According to Teresa McLean in her wonderful book Medieval English Gardens, herbs were grown side by side with vegetables and flowers in common kitchen gardens of the medieval period. Larger estates and monasteries often had separate herb gardens, that were very well organized and full of herbs of many uses (including medicinal). In this section I will focus on common herbs of the Medieval period that could have been found in many cottage gardens.
Clary (Salvia verbenaca) is a type of wild sage that is native to England.
Rue (Ruta graveolens) was “used to make pickles that sharpened up broths and pottages” (McLean 178) and was widely used by the 15th century.
Chamomile (Matricaria recutita) was infrequently grown in cottage gardens, but was extremely useful. It was often grown next to Rue.
Betony (Stachys officinalis) was considered a cure-all, and I imagine in the cottage gardener could cultivate only one medicinal herb it would be this.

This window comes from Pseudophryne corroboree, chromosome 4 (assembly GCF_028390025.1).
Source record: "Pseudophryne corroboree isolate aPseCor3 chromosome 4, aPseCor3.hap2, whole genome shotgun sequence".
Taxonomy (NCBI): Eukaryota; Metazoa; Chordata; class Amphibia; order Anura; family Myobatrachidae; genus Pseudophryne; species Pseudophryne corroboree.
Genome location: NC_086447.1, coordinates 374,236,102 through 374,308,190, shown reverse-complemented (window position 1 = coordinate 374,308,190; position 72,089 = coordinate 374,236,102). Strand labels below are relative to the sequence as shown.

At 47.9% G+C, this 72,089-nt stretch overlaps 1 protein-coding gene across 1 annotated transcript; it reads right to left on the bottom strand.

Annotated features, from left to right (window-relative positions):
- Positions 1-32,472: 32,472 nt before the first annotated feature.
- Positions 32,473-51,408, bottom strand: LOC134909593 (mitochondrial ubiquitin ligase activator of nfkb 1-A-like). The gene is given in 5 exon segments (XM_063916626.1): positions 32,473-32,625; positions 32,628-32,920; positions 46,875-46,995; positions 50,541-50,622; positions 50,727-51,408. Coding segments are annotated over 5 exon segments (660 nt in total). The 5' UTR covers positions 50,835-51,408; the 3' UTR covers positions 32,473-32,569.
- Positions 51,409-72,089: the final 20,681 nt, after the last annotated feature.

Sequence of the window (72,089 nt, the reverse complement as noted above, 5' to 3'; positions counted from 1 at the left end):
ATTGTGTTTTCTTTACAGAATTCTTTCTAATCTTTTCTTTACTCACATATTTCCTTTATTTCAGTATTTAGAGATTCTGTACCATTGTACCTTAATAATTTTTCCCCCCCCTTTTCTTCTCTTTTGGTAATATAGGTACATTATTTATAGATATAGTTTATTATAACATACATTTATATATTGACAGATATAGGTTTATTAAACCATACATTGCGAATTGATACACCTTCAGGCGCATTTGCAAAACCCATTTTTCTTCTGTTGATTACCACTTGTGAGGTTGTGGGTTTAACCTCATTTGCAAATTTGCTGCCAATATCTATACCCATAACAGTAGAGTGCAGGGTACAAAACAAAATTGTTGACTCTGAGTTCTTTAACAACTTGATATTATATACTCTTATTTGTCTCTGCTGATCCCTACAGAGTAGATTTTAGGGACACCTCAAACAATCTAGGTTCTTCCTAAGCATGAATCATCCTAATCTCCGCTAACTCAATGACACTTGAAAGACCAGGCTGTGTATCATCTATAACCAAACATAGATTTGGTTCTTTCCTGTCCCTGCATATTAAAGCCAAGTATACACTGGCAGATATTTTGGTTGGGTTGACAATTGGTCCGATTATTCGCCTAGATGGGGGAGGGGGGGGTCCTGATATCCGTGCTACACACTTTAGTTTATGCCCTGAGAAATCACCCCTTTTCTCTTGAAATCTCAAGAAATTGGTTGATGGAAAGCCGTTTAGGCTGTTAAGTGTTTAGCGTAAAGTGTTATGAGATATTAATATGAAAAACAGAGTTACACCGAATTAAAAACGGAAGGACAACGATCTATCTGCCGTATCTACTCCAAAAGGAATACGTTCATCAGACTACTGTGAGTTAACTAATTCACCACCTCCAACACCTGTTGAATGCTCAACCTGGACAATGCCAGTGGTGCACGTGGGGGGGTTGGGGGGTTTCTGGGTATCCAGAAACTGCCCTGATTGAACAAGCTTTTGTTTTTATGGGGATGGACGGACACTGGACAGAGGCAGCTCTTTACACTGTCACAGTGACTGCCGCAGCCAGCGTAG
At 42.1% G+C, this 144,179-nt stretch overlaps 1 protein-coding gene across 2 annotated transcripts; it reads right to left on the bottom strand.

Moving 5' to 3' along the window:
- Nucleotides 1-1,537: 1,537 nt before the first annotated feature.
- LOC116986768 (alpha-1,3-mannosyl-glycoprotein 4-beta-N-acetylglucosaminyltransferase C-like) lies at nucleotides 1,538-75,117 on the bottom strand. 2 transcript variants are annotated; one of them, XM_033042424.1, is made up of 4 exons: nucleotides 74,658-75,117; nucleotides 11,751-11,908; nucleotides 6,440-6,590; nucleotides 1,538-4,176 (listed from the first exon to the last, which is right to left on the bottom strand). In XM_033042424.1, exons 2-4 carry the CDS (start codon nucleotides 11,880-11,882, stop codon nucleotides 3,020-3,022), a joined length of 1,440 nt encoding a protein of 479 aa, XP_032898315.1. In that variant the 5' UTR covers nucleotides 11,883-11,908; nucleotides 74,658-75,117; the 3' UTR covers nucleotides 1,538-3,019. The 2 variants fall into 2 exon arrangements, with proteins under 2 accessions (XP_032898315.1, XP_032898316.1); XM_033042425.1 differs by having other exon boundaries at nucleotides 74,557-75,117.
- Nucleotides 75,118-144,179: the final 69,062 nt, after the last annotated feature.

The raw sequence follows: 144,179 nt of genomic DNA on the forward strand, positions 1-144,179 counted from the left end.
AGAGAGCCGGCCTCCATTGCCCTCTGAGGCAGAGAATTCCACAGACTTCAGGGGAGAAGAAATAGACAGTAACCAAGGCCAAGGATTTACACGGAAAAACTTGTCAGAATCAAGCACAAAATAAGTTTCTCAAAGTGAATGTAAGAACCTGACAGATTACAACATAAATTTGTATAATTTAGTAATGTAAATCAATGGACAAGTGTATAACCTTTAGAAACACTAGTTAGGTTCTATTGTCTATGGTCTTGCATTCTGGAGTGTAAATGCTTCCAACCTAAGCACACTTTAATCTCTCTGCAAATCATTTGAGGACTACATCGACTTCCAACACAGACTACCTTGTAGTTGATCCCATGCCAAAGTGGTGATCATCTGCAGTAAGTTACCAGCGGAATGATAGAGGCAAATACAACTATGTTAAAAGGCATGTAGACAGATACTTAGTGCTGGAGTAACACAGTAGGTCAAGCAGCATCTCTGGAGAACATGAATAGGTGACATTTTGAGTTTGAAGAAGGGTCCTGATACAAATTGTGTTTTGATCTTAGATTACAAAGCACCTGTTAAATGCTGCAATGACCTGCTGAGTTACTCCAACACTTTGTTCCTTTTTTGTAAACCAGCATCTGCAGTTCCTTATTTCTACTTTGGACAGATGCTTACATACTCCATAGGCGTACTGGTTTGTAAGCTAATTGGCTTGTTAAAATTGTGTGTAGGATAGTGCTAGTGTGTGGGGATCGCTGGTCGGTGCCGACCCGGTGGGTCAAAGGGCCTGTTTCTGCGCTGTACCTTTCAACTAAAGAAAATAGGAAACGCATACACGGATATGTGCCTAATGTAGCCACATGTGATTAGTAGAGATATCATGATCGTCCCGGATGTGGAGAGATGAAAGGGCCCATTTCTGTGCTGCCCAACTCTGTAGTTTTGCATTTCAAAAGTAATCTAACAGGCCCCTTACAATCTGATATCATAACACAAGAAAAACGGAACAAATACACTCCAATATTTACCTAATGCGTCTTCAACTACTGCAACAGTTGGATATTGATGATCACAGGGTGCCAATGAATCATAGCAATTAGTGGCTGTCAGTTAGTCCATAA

Dill (Anethum graveolens) was used to flavor foods and its seeds were used to aid digestion.
Cumin (Cuminum cyminum) was widely grown and at times was collected as part of peasants rent.
Lavender (Lavandula angustifolia) was “grown in infirmary, herb and kitchen gardens all through the medieval period” (McLean 184). This plant had many uses, and was much appreciated for its scent.
Pot/ Winter Marjoram (Origanum vulgare) was grown in kitchen gardens for its use in pottage’s. This plant also attracted bees.
Pennyroyal (Mentha pulogium) was the favorite mint in medieval times, because it is very strong. Other mints were also grown, including spearmint, water mint and corn mint.
Black mustard (Brassica nigra) grown in both herb and mixed kitchen gardens.
Parsley (Petroselium crispum) was extremely popular, growing in “every single kitchen and infirmary garden too” (McLean 188).
Chervil (Anthriscus cerefolium) was a common cottage garden plant and was often found planted next to Fennel, Coriander and Angelica.
Fragrant tansy/tansy balm/Costmary (Tanacetum balsamita) was “a common plant in tavern, cottage and all kinds of kitchen gardens” (McLean 191)
Burnet (Poterium sanguisorba) this plant is semi wild, but found its way into herb gardens because it attracted bees and was sometimes used in salads
Herbs are used very differently today than they were in the Medieval period. They have a less important role now, but then they provided flavor, medicine, and even food preservation. I would love to cultivate these herbs and try out some of their ancient uses.